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The Chemistry World team are going to have some fun with a few Christmas related posts this December. First up, Advent Candles, look out for more in the coming weeks…
— Advent candle
For me, candles are a huge part of Christmas. As the night draws in, there’s something about a cosy room full of flickering candle light to really make me feel all Christmassy, and I love singing in candlelit carol services (although I always worry a bit about synthetic fabrics and distracted children). This year, though, there’s another reason for me to enjoy Christmas by candlelight from Michael Faraday, the man who instituted the Christmas Lectures at the Royal Institution and general chemistry hero.
As part of an Open University course I’m doing in my spare time, I’ve been learning about the life, work and reputation of Faraday. As part of my study I’ve been reading Faraday’s The chemical history of the candle and so I’ve started thinking a lot more about what’s going on in that flame.
Most candles today are made from paraffin wax, a solid mix of hydrocarbons with around 20-40 carbons per chain. The match or lighter melts a small amount of the wax and that is drawn up the wick by capillary action where it combusts, giving a flame. That flame melts more wax and so the candle will burn and burn until it’s put out or it runs out of fuel. So, hydrocarbon and oxygen reacts exothermically to give water and carbon dioxide, just as Faraday demonstrated. So far so good. But what’s fascinating is that we still don’t know every reaction going on in that tiny flame.
On Earth, the candle’s flame is shaped by the convection of the hot compounds from the combustion of the fuel. The blue that you can sometimes see at the bottom of the flames is the molecular emission of carbon, and then after breaking and rearranging at the wick, the fuel creates soot particles that are carried up by convection to where they glow with heat to give the classic yellow flame, before moving to the outer surface for the actual combustion reaction. But what form does that soot take? That turns out to not be as stupid a question as it might sound. Earlier this year, chemists found diamond nanoparticles in the middle of candle flames – your advent candle flame could make over 1.5 million nanodiamond particles per second.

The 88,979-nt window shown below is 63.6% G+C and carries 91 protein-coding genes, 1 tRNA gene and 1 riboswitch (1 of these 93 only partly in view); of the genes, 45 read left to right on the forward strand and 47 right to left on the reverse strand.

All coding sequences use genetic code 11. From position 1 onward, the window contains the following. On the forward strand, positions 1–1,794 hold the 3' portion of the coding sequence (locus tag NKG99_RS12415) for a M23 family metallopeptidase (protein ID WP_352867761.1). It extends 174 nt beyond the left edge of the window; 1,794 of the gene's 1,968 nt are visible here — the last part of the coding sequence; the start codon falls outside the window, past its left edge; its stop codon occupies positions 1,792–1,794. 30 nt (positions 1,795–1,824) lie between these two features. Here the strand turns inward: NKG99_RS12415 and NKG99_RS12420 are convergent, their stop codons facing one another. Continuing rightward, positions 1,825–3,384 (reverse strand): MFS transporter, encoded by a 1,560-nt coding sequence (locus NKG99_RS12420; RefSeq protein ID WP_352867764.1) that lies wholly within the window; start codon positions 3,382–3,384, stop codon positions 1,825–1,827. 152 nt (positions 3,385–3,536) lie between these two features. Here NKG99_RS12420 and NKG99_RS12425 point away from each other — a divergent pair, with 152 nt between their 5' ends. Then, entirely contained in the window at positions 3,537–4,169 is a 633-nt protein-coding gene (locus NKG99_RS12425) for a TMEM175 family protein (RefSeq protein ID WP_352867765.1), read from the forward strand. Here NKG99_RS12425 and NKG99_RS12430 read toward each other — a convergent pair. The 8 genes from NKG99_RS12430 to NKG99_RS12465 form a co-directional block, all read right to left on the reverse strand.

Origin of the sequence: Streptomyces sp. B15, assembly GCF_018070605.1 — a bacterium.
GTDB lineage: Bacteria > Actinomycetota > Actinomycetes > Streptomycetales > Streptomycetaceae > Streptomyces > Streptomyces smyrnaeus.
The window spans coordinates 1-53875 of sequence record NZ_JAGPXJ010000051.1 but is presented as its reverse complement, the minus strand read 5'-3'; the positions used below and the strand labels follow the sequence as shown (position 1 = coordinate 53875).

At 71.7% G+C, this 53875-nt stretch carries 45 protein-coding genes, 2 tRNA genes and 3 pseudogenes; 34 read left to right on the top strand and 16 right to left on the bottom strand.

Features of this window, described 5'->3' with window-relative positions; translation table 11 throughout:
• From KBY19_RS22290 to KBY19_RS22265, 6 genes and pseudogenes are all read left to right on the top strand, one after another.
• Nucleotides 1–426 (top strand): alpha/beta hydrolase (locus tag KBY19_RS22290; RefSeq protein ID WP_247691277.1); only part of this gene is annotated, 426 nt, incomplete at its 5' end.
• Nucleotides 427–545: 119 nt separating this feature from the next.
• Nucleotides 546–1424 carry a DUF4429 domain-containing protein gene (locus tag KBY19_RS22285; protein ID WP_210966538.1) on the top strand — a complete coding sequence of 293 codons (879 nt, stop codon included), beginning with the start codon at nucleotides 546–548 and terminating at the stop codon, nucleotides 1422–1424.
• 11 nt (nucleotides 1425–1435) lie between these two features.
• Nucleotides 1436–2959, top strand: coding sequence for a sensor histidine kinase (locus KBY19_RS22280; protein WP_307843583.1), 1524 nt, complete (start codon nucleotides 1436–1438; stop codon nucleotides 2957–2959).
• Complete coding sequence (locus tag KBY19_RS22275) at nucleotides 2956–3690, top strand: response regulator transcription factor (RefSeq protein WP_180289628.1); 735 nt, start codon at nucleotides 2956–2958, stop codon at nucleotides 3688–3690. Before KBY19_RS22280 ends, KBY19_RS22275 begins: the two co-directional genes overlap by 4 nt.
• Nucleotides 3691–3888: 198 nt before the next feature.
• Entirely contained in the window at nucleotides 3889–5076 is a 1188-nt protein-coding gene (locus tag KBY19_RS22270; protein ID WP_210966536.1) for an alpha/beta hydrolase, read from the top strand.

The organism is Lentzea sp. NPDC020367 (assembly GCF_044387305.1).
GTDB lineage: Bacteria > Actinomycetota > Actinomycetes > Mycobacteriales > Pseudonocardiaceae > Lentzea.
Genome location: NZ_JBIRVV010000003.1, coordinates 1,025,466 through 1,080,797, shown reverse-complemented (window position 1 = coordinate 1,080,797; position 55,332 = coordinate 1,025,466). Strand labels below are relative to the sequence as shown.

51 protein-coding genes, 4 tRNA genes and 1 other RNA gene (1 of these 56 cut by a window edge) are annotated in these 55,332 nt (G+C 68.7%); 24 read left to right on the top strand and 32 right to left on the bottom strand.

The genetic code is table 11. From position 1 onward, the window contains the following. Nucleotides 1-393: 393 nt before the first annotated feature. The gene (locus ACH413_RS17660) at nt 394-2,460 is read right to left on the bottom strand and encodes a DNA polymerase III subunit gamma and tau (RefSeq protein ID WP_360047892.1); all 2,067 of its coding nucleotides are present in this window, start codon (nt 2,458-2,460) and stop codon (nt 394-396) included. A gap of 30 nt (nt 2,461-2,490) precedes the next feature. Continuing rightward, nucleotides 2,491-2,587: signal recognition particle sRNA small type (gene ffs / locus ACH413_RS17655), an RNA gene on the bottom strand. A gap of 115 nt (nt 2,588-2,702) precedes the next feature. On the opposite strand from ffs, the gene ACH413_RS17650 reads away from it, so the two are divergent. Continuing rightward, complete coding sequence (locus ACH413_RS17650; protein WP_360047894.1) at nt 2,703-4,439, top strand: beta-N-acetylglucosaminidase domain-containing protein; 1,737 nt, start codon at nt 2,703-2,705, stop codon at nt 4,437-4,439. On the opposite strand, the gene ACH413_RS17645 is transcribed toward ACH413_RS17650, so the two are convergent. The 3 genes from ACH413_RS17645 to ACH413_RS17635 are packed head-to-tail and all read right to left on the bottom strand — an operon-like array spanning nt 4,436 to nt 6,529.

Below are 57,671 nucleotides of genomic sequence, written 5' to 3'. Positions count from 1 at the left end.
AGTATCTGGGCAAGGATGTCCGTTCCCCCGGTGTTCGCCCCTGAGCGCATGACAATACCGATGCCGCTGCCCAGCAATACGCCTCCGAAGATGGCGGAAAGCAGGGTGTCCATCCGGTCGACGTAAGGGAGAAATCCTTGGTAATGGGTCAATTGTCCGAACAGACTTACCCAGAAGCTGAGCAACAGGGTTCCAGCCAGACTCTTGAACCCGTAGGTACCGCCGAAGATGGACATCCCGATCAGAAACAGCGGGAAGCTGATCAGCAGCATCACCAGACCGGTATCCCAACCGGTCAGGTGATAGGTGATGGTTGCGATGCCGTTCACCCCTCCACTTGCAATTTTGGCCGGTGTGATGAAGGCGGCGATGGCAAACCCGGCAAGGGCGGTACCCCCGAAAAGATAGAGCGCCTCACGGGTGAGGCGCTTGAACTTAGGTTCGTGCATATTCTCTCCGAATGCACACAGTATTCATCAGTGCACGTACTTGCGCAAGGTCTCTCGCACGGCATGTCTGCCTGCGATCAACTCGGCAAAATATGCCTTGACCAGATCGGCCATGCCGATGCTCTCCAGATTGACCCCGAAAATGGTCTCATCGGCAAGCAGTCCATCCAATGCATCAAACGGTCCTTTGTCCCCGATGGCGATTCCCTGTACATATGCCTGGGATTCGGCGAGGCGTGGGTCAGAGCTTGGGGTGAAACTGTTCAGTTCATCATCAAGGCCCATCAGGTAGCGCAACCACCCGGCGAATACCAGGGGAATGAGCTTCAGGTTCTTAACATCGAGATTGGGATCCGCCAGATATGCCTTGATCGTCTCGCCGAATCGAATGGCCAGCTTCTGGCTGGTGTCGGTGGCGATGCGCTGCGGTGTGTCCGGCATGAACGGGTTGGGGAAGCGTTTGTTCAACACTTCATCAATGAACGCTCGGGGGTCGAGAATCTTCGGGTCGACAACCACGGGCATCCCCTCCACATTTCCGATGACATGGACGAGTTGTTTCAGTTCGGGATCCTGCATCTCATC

— A candle flame in microgravity
We’ve sent candles up into space to understand how gravity affects the flame (and Nasa suggest how to repeat the experiment by dropping a candle enclosed in a jar here). What you’ll see is that instead of a teardrop shape, the flame will burn round and blue (and only for a short while, as the CO2 produced doesn’t go anywhere and eventually snuffs out the flame, just like Faraday showed it does in his demonstrations). Another trick you can do with your candles is to relight the candle after blowing it out by lighting the gases coming off the wick. Although you see the soot particles rising up, there is also fuel in that column, and introducing a match to the smoke will light the fuel and travel down the column to relight the candle.
Over on twitter today, @neilwithers asked what would be the updated chemical history of the candle, I think I’d have to reply that while we can do others and that’s great, candle chemistry ain’t dead and at Christmas I don’t think it can be beaten. For example, only last week I wrote a story on using candle soot as a template for an omniphobic surface. The very reason, Doris Vollmer told me, that they used candles was because they were doing the work around Christmas last year and had a load of left over candles to hand. One caveat though, don’t mix candles and tinsel.